Hybrids could rescue Americans from their fuel dependence

StoryImage( ‘/Images/Story//Auto-img-11273291062088.jpg’, ‘File photo by Becca Pierson’, ‘Honda Motorworks of LaCrosse, Wis., displays a new Honda hybrid vehicle at the Fourth Annual Illinois Renewable Energy and Sustainable Living Fair Aug. 13-14 in Oregon.’);

Energy bill offers incentives to those who purchase hybrids after January 2006

President George W. Bush acknowledged the federal government’s responsibility for a lack of leadership in response to the predicted disaster in New Orleans.

Other long-anticipated crises await responsible government action. We are bearing the costs of failed energy policies with sharply rising prices for gasoline, home heating, electricity and insurance to cover damage from ill-advised destruction of coastal islands essential to lessen hurricane damage. Global warming is real. We need to implement policies to address this fossil-fueled catastrophe in the making.

Hurricane Katrina demonstrates our vulnerability to disruptions in oil and natural gas supplies. A wise, caring, compassionate government would initiate vigorous actions to lessen our dependence on fossil fuels, especially imported oil and natural gas. As citizens, we can no longer think of cheap gas as our right, or that the American way of life based on cheap, abundant energy is nonnegotiable.

Roughly 60 percent of our oil is used for transportation, so changing our transportation practices is a top priority. With 225 million vehicles on the road, it will take years to achieve significant energy savings. The only quick fixes are to drive less at lower speeds, carpool, walk, bike and use mass transit.

Fleet operators—whether government, nonprofits or private firms—can switch to hybrids and other fuel-efficient vehicles, as Northern Illinois University and the Rockford Park District have done.

If a new vehicle is needed, consider a hybrid. At this year’sIllinois Renewable Energy & Sustainable Living Fair Aug. 13-14 in Oregon, Chris Schneider of Honda Motorwerks in La Crosse, Wis., pointed out the advantages of hybrid vehicles. His 70-mile/gallon trip to the Fair demonstrated its major advantage.

The hybrid system appeared in vehicles more than 100 years ago. The concept was proven, but awaited technological improvements used by Honda when they began manufacturing them in 1999. A critical improvement was creating a nickel hydride battery to replace the lead acid battery. The new batteries occupy less space, weigh only 48 pounds and deliver the same voltage as 350 pounds of lead acid batteries. They come with an eight-year, 80,000-mile warranty.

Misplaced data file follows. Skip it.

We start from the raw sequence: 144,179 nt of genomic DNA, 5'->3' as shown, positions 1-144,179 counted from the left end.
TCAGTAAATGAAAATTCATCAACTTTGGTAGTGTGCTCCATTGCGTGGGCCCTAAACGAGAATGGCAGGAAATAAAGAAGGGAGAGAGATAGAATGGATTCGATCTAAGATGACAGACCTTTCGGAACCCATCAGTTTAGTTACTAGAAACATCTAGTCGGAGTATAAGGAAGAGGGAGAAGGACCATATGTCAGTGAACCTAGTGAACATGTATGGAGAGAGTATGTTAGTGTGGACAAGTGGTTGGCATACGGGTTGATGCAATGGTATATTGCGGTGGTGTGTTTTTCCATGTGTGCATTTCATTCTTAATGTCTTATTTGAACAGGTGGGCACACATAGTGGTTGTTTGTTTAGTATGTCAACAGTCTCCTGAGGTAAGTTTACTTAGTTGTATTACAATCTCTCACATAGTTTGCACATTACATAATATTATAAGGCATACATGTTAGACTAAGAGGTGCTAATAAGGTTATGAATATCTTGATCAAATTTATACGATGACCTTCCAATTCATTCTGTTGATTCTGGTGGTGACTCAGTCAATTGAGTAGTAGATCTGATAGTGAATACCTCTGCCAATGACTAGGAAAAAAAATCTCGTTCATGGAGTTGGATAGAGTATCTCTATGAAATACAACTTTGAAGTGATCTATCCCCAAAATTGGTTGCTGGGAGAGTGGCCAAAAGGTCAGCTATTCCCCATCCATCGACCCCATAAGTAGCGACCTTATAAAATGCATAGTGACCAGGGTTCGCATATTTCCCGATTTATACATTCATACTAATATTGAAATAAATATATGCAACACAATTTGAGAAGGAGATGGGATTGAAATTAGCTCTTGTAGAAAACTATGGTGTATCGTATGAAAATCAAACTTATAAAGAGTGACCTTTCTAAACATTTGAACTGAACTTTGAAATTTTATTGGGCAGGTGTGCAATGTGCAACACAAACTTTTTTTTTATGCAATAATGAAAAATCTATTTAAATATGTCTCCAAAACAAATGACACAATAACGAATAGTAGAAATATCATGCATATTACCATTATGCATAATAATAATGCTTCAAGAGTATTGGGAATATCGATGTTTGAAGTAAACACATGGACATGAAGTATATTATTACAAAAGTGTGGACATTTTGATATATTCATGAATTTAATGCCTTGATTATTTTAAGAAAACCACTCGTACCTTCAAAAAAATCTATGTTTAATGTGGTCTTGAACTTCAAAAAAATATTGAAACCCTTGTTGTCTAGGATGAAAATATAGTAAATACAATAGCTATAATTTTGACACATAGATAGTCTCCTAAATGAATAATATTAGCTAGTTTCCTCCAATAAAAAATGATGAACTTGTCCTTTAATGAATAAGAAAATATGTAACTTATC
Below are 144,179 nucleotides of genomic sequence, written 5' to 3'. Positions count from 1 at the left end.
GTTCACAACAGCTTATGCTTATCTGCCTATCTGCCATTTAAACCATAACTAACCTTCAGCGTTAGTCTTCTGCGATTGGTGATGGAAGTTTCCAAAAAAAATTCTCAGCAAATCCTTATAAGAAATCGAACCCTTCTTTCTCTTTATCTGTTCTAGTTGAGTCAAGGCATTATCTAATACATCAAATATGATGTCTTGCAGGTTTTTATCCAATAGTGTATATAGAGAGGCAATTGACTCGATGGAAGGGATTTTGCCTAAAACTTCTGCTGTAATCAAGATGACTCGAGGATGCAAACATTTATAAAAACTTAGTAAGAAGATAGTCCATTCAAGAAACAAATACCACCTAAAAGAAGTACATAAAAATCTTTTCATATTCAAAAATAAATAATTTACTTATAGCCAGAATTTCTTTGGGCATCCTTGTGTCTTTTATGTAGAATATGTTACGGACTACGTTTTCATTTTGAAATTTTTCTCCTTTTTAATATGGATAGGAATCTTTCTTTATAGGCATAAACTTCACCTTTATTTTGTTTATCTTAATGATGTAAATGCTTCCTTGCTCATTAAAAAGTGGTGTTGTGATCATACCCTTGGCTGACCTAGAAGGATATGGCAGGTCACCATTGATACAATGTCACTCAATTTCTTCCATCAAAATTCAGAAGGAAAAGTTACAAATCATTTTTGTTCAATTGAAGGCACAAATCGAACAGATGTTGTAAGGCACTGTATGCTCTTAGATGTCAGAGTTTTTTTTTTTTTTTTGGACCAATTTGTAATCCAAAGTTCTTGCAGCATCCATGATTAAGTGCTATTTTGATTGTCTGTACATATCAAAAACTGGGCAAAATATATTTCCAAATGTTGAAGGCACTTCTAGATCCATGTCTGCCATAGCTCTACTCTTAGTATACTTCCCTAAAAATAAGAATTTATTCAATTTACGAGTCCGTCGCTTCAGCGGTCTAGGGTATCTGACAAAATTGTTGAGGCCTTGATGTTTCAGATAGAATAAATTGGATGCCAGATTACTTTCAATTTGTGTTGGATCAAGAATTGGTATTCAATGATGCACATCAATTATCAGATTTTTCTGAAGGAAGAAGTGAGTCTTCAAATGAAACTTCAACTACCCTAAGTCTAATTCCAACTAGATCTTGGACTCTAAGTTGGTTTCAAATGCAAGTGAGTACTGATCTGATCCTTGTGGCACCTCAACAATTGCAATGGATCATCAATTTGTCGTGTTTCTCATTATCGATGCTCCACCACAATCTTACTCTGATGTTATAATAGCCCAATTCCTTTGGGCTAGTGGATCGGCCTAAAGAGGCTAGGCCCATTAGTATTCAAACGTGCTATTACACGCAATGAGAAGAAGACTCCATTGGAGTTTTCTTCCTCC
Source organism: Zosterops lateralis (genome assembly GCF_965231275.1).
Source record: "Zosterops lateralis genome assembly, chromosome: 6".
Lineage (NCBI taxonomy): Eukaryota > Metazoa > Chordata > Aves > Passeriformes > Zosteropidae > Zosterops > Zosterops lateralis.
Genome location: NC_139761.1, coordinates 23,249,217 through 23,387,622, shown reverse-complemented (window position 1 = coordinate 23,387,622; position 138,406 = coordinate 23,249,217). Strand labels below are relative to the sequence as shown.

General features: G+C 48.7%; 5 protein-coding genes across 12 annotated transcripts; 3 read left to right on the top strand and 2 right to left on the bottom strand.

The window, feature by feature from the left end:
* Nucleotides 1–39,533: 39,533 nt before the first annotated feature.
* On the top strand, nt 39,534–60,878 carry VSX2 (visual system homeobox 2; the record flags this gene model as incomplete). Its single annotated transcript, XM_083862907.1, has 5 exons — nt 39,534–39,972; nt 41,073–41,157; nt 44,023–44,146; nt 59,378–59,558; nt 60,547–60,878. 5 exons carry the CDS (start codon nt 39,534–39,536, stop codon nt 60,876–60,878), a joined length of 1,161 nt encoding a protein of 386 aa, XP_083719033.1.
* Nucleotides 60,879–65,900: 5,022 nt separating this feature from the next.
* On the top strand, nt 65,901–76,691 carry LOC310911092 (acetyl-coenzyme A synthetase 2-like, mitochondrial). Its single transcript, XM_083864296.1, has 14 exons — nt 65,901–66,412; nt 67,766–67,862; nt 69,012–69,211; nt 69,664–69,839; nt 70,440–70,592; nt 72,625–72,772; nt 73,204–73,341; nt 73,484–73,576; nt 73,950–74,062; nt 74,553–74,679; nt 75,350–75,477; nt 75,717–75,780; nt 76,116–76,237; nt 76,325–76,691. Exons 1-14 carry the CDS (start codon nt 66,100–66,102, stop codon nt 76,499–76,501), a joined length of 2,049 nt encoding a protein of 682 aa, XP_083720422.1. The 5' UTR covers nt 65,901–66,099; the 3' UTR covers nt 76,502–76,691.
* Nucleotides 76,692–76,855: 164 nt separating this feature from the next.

Schneider told the story of a new hybrid owner who had been driving a boat-towing SUV 40,000 miles a year to and from work when he realized he only towed the boat about four times a year. His current monthly savings in gas are more than sufficient to pay the cost of his new hybrid. Schneider suggests four-wheel drive owners reconsider whether they make enough use of that feature to justify the added fuel costs.

Those interested in hybrids can check www.hybridcarstore.com. Both new and preowned hybrids are available. An appointment can be made to drive and compare a selection of hybrid cars at the dealership in LaCrosse.

The new energy bill has a range of incentives for hybrid purchases after January 2006, so potential purchasers have time to check supplies with local dealers. A quick Yahoo! search for hybrid electric vehicles revealed a list of the 10 most fuel-efficient vehicles for 2005.

Schneider expects hybrids will be able to burn biofuels in the near future. A few changes would be needed to use ethanol, including the use of a steel gas tank and new fuel hoses.

He said he looks forward to the day when our highways, streets and buildings are fitted with solar panels to electrolyze water to release hydrogen to power fuel-celled vehicles, such as the Honda FCX model being tested in California.

Although individual action is essential to lessen our dependence on imported oil and reduce our contributions to global warming, the magnitude of the problem still requires appropriate action on national, state and local levels.

It is time to push ourselves and our political leaders in the right direction.

To take action, go to http://pirg.org/alerts/route.asp?id=30&id4=ES.

From the Sept. 21-27, 2005, issue

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